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John Roughan: Movement But Little Change!

Movement But Little Change!


By John Roughan
7 November 2005
Honiara

Last week's meeting with Solomon's major donor partners saw a lot of movement but little basic change. The nation's recent five years of social turmoil, although recognized as the most fundamental change-event of our short history, is too often viewed as a bit of bad luck or what happened in a few isolated places--Guale's Weather Coast, Marau, North Malaita, Gizo. etc. which caused serious economic downturn.

Our leaders continue to think, speak and act as if these serious events were happenings outside our normal life patterns and therefore can be healed by establishing a more robust economy, better working of government machinery and healthy doses of donor support. In other words, it's only a case of getting the external factors right and little or nothing to do with how we ourselves must change.

There's some truth here but the solutions heard at the donor conference fail to tackle head on the roots of our problems. Over the years, certainly after the events of Cyclone Namu in 1986, government has seriously drifted further and further from the people of the nation. And the voting public, recognizing this growing rift, constantly denied parliamentarians less and less ballot box support.

Study the election results over the past five national elections:

1984 % 1989 % 1993 % 1997 % 2001 % AVERAGE %

50% or above of the vote
24 ---|--- 16 ---|--- 30 ---|--- 24 ---|--- 20 ---|--- 23

Below 50% of the vote
76 ---|--- 84 ---|--- 70 ---|--- 76 ---|--- 80 ---|--- 77

Over a twenty year history at the polls, citizens were voting in fewer and fewer members with 50% of the vote. More than 7 out of ten members, in fact, attracted less than 50% of the vote. Even worse, 3 out of 10 elected members couldn't attract 30% of the vote in their constituency. The 2006 poll, more over, will show more unpopularity with parliament members than ever before.

Government missed a great opportunity to demonstrate to the generous international donor partners that it had finally turned an important corner with its long suffering people. Long had the nation's other major governance workers--church, Civil Society, business houses, especially women--been kept outside the halls of power. Last week's donor conference again demonstrated the old familiar pattern! Government ministers and they alone know what ails Solomons' society. It is their plans, their ways of doing things and an all male cast more over that we are assured will return the Solomons to its former peacefulness. But this is the very same crowd who lost the peace in the first place and brought the nation to its knees.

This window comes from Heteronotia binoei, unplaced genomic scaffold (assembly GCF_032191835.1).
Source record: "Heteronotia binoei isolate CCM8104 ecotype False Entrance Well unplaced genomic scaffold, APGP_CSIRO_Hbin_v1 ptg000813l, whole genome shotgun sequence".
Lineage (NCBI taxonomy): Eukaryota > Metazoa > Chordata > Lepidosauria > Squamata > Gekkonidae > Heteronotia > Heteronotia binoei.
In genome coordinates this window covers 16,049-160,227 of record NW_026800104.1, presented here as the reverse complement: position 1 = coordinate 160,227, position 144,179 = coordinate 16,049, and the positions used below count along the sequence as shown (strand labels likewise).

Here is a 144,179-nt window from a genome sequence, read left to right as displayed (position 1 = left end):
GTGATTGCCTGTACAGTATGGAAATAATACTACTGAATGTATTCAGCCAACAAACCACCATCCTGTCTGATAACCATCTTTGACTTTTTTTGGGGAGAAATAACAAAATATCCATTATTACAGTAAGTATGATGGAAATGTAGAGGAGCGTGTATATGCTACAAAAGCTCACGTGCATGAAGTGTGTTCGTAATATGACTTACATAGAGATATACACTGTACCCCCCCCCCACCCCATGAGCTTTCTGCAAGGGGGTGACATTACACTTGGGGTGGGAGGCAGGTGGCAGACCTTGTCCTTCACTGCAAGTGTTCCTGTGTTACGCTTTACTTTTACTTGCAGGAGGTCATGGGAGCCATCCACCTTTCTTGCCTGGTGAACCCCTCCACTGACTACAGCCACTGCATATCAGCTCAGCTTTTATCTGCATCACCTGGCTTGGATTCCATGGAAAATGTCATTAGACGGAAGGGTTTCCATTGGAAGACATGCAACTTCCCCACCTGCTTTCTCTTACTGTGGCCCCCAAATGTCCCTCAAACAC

This current week allows the government another excellent opportunity for parliament to break the mold. This session, the Budget debate, the most important meeting of the Law Makers, should be packed with all 50 members, all day long. Already, however, the Deputy Speaker, pleads for members to show up for meetings, participate in discussion and pass the 2006 Budget. But it won't happen that way!

The table above gives fair warning to present members. Most, I think it will be 35 out of 50, will be sent packing! So many members are reading the writing on the wall . . . this is their last fling in the Big House on the Hill. Their retirement perk, more than $40,000 each, will be eaten up by next year's campaign, and nothing will be left to them to live the life that they have come accustomed to. Many of them are worried how they can make this Budget session a way of getting a bigger part of the budget pie even if they lose the election.

Thinking of the nation, working for the well being of people and assuring that the 1998-2003 Social Unrest period never returns seems as far away as it was in the years leading up to our troubles. Is it any wonder that voters will reject them!

ends


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